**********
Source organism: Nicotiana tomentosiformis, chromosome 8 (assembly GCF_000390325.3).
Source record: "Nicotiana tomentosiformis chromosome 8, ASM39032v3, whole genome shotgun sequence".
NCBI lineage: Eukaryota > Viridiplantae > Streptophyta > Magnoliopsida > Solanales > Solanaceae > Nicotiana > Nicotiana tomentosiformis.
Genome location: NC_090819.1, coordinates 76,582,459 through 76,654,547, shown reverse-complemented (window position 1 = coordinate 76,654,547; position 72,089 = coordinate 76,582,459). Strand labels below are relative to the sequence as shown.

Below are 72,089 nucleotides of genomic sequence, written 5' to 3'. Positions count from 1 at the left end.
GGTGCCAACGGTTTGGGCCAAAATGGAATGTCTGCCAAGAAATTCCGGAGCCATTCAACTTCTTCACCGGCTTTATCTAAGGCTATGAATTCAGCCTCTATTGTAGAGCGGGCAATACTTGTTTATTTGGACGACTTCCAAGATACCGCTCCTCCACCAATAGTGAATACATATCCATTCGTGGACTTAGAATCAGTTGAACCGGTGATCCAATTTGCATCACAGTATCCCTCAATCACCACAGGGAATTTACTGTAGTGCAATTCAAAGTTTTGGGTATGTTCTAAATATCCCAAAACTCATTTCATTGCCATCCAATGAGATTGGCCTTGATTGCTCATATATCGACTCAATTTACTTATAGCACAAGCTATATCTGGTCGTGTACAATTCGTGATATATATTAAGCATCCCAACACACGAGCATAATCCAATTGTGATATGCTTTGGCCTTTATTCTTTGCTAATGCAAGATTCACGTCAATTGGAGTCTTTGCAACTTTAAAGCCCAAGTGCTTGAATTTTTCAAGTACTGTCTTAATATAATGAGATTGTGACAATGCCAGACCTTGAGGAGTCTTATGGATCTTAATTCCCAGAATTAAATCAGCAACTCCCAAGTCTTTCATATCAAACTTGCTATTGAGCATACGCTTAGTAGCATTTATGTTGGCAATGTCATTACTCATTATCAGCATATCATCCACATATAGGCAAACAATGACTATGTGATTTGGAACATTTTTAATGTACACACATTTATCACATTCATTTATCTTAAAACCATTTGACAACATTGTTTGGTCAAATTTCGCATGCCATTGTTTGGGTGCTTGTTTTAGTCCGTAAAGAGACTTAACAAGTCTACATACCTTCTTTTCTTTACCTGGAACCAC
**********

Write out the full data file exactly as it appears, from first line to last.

Source organism: Nicotiana tomentosiformis, chromosome 8 (assembly GCF_000390325.3).
Source record: "Nicotiana tomentosiformis chromosome 8, ASM39032v3, whole genome shotgun sequence".
NCBI lineage: Eukaryota > Viridiplantae > Streptophyta > Magnoliopsida > Solanales > Solanaceae > Nicotiana > Nicotiana tomentosiformis.
Genome location: NC_090819.1, coordinates 76,582,459 through 76,654,547, shown reverse-complemented (window position 1 = coordinate 76,654,547; position 72,089 = coordinate 76,582,459). Strand labels below are relative to the sequence as shown.

Below are 72,089 nucleotides of genomic sequence, written 5' to 3'. Positions count from 1 at the left end.
GGTGCCAACGGTTTGGGCCAAAATGGAATGTCTGCCAAGAAATTCCGGAGCCATTCAACTTCTTCACCGGCTTTATCTAAGGCTATGAATTCAGCCTCTATTGTAGAGCGGGCAATACTTGTTTATTTGGACGACTTCCAAGATACCGCTCCTCCACCAATAGTGAATACATATCCATTCGTGGACTTAGAATCAGTTGAACCGGTGATCCAATTTGCATCACAGTATCCCTCAATCACCACAGGGAATTTACTGTAGTGCAATTCAAAGTTTTGGGTATGTTCTAAATATCCCAAAACTCATTTCATTGCCATCCAATGAGATTGGCCTTGATTGCTCATATATCGACTCAATTTACTTATAGCACAAGCTATATCTGGTCGTGTACAATTCGTGATATATATTAAGCATCCCAACACACGAGCATAATCCAATTGTGATATGCTTTGGCCTTTATTCTTTGCTAATGCAAGATTCACGTCAATTGGAGTCTTTGCAACTTTAAAGCCCAAGTGCTTGAATTTTTCAAGTACTGTCTTAATATAATGAGATTGTGACAATGCCAGACCTTGAGGAGTCTTATGGATCTTAATTCCCAGAATTAAATCAGCAACTCCCAAGTCTTTCATATCAAACTTGCTATTGAGCATACGCTTAGTAGCATTTATGTTGGCAATGTCATTACTCATTATCAGCATATCATCCACATATAGGCAAACAATGACTATGTGATTTGGAACATTTTTAATGTACACACATTTATCACATTCATTTATCTTAAAACCATTTGACAACATTGTTTGGTCAAATTTCGCATGCCATTGTTTGGGTGCTTGTTTTAGTCCGTAAAGAGACTTAACAAGTCTACATACCTTCTTTTCTTTACCTGGAACCAC